What Does a Tax Write-Off Mean?

By Beverly Bird
Man, a stack, receipts, a calculator
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Most people look for every possible way to lower their tax bill. A write-off helps you do this -- it’s a deduction you’re permitted to take from your income for something you spent money on during the tax year, leaving less money you must pay taxes on. The issue becomes confusing, however, because different types of deductions exist and each comes with its own set of rules.

Itemized Deductions

The Internal Revenue Service limits what expenses you can deduct from your income, and you can only write them off if you itemize your deductions. You have the option of taking the standard deduction instead, which would make sense if you don’t have a lot of qualifying itemized expenses. For tax year 2014, for example, the standard deduction is $6,200 if you’re single, $9,100 if you qualify as head of household and $12,400 for married couples filing jointly. Itemized expenses that you can write off include home mortgage interest in some cases, medical expenses, charitable contributions and work-related expenses.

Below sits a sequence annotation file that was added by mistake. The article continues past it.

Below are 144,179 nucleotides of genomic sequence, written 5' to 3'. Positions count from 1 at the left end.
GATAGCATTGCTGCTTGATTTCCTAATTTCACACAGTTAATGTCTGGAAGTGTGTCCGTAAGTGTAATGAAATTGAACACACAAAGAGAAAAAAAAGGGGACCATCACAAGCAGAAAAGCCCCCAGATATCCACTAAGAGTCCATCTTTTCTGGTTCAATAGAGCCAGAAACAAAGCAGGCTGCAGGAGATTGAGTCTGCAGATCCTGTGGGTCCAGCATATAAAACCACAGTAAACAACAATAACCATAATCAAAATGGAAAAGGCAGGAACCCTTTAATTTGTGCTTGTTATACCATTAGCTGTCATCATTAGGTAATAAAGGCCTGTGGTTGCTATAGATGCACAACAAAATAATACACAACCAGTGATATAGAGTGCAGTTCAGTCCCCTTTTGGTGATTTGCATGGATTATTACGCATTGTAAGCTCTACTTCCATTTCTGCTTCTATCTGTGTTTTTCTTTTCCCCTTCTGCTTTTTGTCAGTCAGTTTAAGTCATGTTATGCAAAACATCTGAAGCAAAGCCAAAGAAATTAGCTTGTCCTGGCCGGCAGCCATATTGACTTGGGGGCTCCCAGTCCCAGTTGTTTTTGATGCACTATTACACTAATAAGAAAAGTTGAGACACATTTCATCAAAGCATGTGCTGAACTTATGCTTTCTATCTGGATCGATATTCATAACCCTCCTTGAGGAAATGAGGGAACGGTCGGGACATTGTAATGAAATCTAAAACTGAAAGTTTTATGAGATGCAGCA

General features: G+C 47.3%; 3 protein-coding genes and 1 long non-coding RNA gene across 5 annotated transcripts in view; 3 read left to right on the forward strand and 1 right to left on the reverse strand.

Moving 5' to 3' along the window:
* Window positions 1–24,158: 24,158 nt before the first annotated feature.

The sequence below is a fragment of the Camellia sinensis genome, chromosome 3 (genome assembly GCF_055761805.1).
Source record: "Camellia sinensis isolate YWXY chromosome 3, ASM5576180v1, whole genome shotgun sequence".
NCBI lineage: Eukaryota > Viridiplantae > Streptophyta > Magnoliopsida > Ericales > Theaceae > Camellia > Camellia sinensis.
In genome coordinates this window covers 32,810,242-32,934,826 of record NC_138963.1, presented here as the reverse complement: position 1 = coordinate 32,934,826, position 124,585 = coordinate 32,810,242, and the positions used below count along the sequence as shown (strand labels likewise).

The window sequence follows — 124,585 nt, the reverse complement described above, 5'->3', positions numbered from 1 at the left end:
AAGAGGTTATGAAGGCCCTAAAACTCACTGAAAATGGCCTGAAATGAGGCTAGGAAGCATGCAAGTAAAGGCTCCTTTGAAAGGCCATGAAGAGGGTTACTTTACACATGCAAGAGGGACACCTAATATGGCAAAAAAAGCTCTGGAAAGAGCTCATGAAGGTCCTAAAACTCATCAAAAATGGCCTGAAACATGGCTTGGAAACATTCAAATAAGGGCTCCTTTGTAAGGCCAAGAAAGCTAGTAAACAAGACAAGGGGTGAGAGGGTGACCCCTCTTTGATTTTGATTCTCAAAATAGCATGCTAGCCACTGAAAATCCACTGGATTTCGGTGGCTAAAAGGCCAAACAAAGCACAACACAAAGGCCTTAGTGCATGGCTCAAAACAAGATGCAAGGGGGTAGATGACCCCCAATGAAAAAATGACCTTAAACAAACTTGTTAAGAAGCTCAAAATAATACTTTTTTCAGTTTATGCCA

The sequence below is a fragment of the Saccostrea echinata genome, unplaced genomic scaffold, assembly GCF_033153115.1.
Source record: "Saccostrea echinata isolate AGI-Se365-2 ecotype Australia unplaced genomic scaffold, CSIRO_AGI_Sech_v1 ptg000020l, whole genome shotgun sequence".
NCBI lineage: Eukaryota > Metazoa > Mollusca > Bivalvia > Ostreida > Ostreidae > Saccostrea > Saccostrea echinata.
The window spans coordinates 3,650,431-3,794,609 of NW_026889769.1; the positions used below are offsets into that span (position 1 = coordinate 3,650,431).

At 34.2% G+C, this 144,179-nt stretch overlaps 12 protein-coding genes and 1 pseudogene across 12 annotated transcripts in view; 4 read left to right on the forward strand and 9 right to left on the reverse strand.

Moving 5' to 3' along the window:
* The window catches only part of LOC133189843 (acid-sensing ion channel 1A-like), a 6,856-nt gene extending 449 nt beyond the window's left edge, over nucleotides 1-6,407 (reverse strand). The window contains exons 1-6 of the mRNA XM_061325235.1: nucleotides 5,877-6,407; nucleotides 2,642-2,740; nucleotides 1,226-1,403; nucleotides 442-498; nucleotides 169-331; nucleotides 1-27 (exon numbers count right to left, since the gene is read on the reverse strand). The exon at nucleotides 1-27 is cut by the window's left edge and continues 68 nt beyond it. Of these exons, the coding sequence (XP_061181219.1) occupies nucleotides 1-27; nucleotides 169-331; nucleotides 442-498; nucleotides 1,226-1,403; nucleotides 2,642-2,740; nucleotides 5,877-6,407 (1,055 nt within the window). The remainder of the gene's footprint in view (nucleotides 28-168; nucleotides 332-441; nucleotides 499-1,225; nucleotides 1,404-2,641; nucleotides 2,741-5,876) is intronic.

Above-the-Line Deductions

You can write off some expenses without itemizing, such as alimony you might have paid, tuition and moving expenses. These deductions are listed on the first page of Form 1040, “above the line.” They help determine your adjusted gross income.

Write-Offs vs. Tax Credits

A tax credit, such as the Child and Dependent Care credit, is different from a write-off. It’s an amount of money that comes directly off the amount of taxes you owe, not the amount of income you must pay taxes on.